About the Authors
Edward A. McLaren, DDS, MDC
Founder and Director
UCLA Post Graduate Esthetics
UCLA Center for Esthetic Dentistry
Founder and Director
UCLA Master Dental Ceramist Program
UCLA School of Dentistry
Los Angeles, California
Private Practice limited to Prosthodontics and Esthetic Dentistry
Los Angeles, California
Johan Figueira, DDS
Faculty, UCLA Center for Esthetic Dentistry
UCLA School of Dentistry,
Los Angeles, California
Ronald E. Goldstein, DDS
Clinical Professor of Oral Rehabilitation
College of Dental Medicine
Georgia Regents University
Adjunct Clinical Professor of Prosthodontics
Henry M. Goldman School of Dental Medicine
Adjunct Professor of Restorative Dentistry
University of Texas Health Science Center
San Antonio, Texas
Goldstein, Garber, and Salama
1. Larson, TD. 25 years of veneering: what have we learned? Northwest Dent. 2003;82(4):35-39.
2. Rochette AL. A ceramic restoration bonded by etched enamel and resin for fractured incisors. J Prosthet Dent. 1975;33(3):287-293.
3. Calamia, JR. Etched porcelain facial veneers: a new treatment modality based on scientific and clinical evidence. NY J Dent. 1983;53(6):255-259.
4. Calamia JR. Clinical evaluation of etched porcelain veneers. Am J Dent. 1989;2(1):9-15.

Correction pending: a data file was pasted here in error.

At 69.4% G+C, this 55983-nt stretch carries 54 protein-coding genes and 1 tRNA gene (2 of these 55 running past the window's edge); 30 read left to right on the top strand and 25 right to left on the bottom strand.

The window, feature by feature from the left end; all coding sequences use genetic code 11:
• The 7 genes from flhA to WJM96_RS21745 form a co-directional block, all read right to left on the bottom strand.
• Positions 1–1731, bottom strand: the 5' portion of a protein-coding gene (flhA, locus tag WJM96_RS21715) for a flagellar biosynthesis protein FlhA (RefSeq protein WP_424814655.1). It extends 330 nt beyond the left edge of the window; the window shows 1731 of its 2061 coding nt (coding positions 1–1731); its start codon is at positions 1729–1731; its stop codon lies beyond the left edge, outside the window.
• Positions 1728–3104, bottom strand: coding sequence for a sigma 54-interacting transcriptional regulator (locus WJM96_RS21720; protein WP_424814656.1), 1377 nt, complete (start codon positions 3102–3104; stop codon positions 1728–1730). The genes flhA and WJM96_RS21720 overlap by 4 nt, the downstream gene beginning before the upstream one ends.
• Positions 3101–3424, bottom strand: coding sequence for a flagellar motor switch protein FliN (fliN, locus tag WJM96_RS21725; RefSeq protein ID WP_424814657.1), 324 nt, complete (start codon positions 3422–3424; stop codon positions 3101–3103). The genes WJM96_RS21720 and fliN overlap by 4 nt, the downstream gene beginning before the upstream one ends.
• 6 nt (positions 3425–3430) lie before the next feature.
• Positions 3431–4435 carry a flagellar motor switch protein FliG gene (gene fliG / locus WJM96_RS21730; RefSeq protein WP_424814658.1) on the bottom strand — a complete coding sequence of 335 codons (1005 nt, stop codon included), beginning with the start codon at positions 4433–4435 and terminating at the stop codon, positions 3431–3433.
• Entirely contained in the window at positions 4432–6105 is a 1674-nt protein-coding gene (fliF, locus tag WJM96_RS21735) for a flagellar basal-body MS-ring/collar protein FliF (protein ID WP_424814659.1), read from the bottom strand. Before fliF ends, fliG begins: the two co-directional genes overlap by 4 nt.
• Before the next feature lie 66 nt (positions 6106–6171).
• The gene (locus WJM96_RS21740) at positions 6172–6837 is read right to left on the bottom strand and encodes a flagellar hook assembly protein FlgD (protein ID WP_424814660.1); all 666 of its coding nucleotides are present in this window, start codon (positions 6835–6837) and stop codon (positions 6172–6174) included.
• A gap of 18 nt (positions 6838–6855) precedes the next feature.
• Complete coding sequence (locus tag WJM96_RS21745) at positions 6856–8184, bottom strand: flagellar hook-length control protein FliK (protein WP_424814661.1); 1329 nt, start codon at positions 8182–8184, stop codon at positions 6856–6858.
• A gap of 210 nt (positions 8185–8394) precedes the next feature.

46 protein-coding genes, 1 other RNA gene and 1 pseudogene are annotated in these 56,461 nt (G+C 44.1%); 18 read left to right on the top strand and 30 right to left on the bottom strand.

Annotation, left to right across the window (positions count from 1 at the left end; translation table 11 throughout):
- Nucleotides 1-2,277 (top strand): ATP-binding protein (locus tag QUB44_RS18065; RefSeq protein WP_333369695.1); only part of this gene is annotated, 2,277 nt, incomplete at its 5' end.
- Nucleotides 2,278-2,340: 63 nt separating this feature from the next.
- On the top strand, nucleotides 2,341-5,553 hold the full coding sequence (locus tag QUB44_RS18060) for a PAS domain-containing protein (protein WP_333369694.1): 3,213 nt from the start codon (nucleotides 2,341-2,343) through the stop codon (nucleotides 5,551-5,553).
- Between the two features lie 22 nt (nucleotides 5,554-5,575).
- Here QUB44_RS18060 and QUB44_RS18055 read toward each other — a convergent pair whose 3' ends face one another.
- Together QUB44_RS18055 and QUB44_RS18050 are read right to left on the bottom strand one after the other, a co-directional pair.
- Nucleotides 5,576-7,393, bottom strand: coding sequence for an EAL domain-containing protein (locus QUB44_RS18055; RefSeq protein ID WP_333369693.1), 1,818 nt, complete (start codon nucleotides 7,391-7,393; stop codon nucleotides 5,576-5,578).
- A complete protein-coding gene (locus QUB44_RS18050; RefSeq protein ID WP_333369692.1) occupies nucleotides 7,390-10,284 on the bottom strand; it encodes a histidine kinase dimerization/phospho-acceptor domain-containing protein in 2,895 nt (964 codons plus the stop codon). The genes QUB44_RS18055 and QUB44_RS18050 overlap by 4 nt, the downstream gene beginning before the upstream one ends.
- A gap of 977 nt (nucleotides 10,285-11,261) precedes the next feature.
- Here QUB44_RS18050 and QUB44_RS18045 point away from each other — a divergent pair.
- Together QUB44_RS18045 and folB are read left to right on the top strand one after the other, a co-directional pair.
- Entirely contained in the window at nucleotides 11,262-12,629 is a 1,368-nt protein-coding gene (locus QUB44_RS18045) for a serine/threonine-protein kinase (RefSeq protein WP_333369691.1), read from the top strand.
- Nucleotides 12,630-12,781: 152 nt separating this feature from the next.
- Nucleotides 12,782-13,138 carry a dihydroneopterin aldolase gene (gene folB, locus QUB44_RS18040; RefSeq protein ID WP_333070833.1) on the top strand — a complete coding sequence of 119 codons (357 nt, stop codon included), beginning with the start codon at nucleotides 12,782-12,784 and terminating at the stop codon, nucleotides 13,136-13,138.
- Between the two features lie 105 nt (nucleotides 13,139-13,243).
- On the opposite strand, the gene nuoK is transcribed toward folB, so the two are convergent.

5. Touati B, Aidan N. Second generation laboratory composite resins for indirect restorations. J Esthet Dent. 1997;9(3):108-118.
6. Heffernan MJ, Aquilino SA, Diaz-Arnold AM, et al. Relative translucency of six all-ceramic systems. Part I: core materials. J Prosthet Dent. 2002;88(1):4-9.
7. Ivoclar Vivadent. IPS e.max Scientific Report: Vol. 1 2001-2011. http://www.ivoclarvivadent.us/en/ips-emax-scientific-report. Accessed March 16, 2015.
8. Christensen GJ, Christensen RP. Clinical observations of porcelain veneers: a three-year report. J Esthet Dent. 1991;3(5):174-179.
9. Suputtamongkol K, Anusavice KJ, Suchatampong C, et al. Clinical performance and wear characteristics of veneered lithia-disilicate-based ceramic crowns. Dent Mat. 2008;24(5):667-673.
10. Powers JM, Sakaguchi RL. Craig’s Restorative Dental Materials. 12th ed. St. Louis, MO: Mosby Elsevier; 2006.
11. Wolf BH, Walter MH, Boening KW, Schmidt AE. Margin quality of titanium and high-gold inlays and onlays—a clinical study. Dent Mater. 1998;14(5):370-374.
12. Asmussen E. Clinical relevance of physical, chemical, and bonding properties of composite resins. Oper Dent. 1985;10(2):61-73.